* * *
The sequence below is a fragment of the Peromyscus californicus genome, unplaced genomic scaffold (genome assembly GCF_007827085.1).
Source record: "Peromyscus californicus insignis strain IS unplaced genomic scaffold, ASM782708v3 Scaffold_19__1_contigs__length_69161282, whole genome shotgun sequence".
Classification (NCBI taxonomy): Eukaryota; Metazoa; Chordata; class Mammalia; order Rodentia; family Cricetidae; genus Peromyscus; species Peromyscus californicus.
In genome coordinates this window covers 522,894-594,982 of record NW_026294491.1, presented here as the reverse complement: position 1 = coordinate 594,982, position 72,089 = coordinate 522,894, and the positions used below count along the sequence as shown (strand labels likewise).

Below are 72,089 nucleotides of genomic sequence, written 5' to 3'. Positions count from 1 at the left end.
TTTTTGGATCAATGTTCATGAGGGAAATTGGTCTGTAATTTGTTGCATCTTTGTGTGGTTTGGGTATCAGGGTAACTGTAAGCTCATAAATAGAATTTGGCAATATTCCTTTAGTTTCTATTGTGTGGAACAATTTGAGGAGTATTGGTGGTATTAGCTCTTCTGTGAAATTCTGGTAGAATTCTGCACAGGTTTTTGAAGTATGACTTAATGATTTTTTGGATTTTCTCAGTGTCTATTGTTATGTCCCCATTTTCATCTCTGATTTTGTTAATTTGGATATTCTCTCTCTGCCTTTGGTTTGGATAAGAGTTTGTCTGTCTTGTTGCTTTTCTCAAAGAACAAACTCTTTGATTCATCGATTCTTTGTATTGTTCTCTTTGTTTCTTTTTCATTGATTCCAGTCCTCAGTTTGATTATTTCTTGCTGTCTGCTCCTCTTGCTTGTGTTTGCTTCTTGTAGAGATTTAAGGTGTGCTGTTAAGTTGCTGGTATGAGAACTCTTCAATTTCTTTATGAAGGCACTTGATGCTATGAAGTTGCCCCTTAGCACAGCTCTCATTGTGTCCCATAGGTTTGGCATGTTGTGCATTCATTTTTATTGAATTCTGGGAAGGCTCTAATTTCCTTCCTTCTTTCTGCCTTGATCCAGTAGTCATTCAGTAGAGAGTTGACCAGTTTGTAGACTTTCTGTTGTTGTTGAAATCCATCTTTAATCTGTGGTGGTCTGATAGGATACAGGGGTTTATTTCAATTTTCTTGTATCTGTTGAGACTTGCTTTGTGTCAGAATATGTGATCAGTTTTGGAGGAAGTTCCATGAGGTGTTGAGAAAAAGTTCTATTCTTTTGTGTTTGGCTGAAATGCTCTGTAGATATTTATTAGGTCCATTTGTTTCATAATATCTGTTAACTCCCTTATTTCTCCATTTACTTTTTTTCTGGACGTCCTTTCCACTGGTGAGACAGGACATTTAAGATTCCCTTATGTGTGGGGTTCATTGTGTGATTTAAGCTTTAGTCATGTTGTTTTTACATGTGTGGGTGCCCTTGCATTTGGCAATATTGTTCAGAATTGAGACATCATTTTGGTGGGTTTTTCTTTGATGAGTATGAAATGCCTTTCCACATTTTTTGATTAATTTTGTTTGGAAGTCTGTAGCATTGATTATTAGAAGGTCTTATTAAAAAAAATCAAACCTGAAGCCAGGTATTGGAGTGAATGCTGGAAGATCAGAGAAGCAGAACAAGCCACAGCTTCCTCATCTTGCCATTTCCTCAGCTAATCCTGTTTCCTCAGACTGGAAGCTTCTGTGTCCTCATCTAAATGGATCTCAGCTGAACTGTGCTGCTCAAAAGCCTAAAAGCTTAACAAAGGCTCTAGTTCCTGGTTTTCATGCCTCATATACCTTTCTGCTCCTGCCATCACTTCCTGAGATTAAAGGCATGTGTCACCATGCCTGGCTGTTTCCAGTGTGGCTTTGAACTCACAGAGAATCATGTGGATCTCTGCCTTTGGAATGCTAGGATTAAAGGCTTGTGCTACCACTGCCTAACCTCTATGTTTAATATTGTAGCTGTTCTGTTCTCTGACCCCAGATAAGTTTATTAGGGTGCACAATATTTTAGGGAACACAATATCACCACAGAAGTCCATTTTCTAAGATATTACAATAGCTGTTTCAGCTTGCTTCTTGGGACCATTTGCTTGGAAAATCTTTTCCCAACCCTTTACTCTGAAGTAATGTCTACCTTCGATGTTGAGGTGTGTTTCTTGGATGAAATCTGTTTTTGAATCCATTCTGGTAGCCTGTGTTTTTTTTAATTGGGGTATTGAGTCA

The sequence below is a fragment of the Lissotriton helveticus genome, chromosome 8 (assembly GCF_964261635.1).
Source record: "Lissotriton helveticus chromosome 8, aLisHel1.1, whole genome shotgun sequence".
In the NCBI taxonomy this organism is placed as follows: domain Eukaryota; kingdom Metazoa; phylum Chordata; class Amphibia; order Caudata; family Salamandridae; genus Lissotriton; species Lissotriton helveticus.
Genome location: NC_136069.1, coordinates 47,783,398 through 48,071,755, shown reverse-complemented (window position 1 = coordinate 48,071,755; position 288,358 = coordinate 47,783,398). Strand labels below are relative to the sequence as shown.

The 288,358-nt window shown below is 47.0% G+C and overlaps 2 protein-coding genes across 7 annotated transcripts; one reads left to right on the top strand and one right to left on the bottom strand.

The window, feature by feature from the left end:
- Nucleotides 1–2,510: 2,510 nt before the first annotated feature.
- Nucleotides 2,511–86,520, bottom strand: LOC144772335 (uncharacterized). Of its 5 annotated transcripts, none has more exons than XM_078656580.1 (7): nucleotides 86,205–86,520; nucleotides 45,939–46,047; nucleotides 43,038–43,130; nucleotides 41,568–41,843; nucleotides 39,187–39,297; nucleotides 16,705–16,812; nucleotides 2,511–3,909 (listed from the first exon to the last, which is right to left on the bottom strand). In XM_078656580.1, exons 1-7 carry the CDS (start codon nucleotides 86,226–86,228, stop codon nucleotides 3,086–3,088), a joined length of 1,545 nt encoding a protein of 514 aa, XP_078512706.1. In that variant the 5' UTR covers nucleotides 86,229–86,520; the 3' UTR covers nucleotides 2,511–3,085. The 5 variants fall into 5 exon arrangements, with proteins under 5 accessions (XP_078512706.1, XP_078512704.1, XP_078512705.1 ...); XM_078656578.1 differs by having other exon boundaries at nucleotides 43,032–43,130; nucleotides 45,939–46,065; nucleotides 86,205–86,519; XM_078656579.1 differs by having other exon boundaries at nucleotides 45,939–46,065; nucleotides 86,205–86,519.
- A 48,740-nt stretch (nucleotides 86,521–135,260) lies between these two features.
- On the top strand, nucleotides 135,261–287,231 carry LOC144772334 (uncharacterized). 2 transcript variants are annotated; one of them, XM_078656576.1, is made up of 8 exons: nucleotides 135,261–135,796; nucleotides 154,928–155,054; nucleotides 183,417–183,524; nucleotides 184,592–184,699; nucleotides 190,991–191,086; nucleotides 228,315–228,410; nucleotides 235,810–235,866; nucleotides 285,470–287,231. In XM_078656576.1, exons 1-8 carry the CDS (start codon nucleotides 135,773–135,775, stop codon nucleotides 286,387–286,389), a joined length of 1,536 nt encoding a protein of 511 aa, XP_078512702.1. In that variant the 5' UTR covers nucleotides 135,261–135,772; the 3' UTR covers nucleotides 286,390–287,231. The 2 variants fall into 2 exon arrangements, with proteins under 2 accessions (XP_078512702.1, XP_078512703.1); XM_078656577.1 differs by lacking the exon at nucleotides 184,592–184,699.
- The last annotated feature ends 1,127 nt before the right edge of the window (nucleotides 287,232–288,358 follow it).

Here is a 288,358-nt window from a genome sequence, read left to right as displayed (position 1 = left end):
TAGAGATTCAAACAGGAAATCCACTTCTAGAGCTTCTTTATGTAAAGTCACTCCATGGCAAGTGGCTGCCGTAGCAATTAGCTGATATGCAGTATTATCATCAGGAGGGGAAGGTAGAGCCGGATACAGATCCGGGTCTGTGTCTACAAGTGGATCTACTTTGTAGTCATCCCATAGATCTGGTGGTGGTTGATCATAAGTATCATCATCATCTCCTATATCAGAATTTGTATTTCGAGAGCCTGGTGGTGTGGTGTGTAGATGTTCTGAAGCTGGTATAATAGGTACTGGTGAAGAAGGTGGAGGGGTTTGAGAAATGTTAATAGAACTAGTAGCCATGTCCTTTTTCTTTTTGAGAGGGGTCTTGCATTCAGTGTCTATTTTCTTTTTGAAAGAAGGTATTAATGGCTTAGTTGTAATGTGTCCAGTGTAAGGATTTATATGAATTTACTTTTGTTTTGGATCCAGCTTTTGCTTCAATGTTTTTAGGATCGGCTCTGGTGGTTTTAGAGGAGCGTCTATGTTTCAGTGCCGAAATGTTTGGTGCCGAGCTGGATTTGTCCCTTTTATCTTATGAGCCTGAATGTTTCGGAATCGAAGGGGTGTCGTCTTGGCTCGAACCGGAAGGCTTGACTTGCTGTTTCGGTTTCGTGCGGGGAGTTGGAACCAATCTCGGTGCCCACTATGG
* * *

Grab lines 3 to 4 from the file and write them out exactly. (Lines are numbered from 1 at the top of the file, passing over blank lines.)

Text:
Classification (NCBI taxonomy): Eukaryota; Metazoa; Chordata; class Mammalia; order Rodentia; family Cricetidae; genus Peromyscus; species Peromyscus californicus.
In genome coordinates this window covers 522,894-594,982 of record NW_026294491.1, presented here as the reverse complement: position 1 = coordinate 594,982, position 72,089 = coordinate 522,894, and the positions used below count along the sequence as shown (strand labels likewise).